A timeless story of human self-discovery and connection, Moonlight chronicles the life of a young black man from childhood to adulthood as he struggles to find his place in the world while growing up in a rough neighborhood of Miami.
WWII American Army Medic Desmond T. Doss, who served during the Battle of Okinawa, refuses to kill people, and becomes the first man in American history to receive the Medal of Honor without firing a shot.
Mia, an aspiring actress, serves lattes to movie stars in between auditions and Sebastian, a jazz musician, scrapes by playing cocktail party gigs in dingy bars, but as success mounts they are faced with decisions that begin to fray the fragile fabric of their love affair, and the dreams they worked so hard to maintain in each other threaten to rip them apart. Written by
In the film, Ryan Gosling's character is referred to by other character's twice as a famous but deceased celebrity of 2016. Early in the film his sister calls him Ali, a reference to Muhammad Ali who died earlier June, 2016. Later, Mia yells out to him, calling him George Michael who died shortly after the film's release, on Christmas Day 2016. See more »
Stuck behind Mia in the opening traffic jam, Sebastian gets frustrated when she fails to drive on, and pulls around her, honking his horn. When seen from a different angle, there is a car immediately in front of Mia's Prius, so she couldn't have driven away. See more »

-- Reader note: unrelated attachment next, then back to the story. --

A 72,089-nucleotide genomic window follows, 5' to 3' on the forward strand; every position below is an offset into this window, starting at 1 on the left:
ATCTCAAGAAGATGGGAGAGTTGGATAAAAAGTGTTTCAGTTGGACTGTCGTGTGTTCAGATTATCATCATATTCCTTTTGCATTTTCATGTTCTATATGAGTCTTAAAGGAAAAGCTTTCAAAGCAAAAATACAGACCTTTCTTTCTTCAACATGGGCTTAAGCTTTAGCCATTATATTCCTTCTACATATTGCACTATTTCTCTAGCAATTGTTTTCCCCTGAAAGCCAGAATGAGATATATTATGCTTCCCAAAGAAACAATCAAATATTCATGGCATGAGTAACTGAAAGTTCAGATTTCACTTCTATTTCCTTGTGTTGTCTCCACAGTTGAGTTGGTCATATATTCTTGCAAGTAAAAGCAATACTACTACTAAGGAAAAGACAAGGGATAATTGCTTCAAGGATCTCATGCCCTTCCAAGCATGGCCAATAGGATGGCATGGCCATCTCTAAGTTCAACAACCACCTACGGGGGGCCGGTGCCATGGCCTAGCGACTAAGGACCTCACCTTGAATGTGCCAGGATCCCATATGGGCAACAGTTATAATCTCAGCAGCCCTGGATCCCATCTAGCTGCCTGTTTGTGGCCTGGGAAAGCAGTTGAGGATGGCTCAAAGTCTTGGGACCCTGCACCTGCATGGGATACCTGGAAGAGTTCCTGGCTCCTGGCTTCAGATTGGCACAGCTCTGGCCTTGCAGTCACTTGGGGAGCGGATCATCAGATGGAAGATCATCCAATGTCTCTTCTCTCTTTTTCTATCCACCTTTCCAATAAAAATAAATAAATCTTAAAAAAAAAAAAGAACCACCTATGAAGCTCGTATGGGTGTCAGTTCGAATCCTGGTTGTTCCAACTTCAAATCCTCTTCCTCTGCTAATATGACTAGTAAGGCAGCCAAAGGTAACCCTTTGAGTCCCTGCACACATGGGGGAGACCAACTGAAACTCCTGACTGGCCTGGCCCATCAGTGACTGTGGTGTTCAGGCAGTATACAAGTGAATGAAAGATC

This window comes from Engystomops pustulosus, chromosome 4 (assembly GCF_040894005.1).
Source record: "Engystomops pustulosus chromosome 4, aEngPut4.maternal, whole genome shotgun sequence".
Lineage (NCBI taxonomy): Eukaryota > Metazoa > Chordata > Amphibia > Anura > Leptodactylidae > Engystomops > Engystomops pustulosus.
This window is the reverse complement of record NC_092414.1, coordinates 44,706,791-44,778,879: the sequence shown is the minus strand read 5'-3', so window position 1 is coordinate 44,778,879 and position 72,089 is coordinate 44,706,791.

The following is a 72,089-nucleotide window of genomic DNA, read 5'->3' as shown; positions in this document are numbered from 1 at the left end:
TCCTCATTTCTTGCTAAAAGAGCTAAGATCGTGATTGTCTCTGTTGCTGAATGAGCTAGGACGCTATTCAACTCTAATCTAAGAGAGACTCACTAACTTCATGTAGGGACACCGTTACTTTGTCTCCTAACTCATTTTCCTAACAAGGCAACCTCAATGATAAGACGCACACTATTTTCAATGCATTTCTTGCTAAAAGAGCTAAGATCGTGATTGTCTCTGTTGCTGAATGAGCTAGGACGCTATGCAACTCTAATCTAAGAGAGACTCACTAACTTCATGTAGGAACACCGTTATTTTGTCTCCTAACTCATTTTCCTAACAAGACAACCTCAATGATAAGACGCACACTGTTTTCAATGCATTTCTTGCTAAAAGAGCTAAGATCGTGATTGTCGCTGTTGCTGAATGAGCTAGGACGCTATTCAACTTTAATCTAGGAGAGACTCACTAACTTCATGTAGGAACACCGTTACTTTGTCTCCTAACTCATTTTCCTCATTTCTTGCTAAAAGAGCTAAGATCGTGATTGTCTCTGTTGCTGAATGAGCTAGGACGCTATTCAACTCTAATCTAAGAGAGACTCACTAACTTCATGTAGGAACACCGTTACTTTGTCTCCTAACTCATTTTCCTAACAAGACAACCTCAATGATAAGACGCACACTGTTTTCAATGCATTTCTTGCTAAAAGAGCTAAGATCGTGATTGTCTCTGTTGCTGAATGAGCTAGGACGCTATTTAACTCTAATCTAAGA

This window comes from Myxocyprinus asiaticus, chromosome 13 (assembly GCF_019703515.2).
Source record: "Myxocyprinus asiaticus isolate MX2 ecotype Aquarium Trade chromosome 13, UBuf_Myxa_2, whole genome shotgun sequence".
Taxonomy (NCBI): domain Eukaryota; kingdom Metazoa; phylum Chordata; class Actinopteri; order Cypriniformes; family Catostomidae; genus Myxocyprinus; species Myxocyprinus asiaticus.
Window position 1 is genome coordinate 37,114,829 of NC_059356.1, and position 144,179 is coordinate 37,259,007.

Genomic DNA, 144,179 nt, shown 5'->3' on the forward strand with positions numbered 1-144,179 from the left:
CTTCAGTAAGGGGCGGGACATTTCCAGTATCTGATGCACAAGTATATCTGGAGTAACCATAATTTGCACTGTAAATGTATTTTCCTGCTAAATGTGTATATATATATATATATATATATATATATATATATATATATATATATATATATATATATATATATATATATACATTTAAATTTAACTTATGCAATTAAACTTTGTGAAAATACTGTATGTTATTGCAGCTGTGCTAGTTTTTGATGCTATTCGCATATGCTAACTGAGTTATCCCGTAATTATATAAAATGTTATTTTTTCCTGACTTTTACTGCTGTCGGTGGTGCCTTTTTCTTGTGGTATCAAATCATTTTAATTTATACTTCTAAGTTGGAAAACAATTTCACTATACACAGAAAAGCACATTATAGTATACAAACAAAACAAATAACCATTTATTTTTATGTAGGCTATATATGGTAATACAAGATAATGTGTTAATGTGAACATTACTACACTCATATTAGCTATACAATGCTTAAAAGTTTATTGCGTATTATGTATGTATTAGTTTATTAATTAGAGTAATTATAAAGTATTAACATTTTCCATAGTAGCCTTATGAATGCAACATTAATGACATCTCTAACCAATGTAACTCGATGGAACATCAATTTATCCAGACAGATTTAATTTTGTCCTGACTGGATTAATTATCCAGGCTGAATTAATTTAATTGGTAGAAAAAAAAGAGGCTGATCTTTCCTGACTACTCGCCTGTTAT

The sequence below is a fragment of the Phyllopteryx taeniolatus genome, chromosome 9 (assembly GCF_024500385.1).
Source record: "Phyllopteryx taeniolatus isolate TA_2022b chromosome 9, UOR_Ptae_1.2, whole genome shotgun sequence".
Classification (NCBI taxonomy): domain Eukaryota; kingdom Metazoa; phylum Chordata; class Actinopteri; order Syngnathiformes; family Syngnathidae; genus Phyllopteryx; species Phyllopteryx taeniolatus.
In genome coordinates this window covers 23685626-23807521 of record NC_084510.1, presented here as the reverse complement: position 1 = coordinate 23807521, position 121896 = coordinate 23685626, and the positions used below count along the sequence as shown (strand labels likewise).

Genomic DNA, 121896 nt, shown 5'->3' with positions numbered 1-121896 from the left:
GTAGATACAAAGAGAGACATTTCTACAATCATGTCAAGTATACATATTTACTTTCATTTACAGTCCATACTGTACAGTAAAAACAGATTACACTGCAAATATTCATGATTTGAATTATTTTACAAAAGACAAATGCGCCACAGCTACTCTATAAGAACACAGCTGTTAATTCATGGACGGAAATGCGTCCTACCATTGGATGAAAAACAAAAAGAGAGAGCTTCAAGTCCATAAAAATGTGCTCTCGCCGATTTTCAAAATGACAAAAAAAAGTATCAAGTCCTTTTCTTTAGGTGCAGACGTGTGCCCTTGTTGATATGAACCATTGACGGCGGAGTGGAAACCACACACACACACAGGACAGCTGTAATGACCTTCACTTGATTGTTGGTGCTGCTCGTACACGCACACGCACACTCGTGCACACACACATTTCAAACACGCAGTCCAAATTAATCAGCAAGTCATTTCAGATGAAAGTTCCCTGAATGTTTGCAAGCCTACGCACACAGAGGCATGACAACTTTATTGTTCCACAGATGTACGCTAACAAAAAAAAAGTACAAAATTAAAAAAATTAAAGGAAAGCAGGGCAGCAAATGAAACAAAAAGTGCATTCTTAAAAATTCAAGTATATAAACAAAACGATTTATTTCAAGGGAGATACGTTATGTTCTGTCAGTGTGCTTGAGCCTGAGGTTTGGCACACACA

[to Greg, at the restaurant, as she gets up to leave]
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There is a title card at the very beginning that says "Filmed in Cinemascope." See more »
Writer/Director Damien Chazelle, who already had a nice career going for him, explodes into the Bigtime with this delightful, mesmerizing, and completely unexpected ode to Tinseltown.
The opening sequence (satirized on the Golden Globes) really does not do the rest of the film justice. It is as if the cast from the FAME remake grew up, had children of their own, and then those children hijacked the Santa Monica freeway to do a 10 minute flash-mob dance sequence.
From that point on, the film is hypnotic.
We segue to a love story as pure as anything since the great dramas of the 1940s. If the film had been in B&W, you would almost have expected to see Bette Davis in a 3-hankie tear jerker.
Except for the musical interludes, of course, which are pitch perfect and totally wonderful.
Gosling is surprising as a leading man expected to do song and dance, but he delivers the goods.
Stone, who was supposed to be "the next big thing" after Easy A (2010), steals the film and possibly the hearts of the audience as well. The awards should flow like water, and she will deserve every one.
As I said, deep in the DNA this is an ode to Hollywood. The film industry has always had issues with endings -- back in the day they would film several different endings per picture -- and then decide at the last minute which to use. Here Chazelle pays homage to that by giving us an alternate ending, along with the "real" ending, along with a closing sequence designed to remind everyone that nothing in Hollywood is actually real, but everything still can be really fun.
Destined to be a classic. Recommended.
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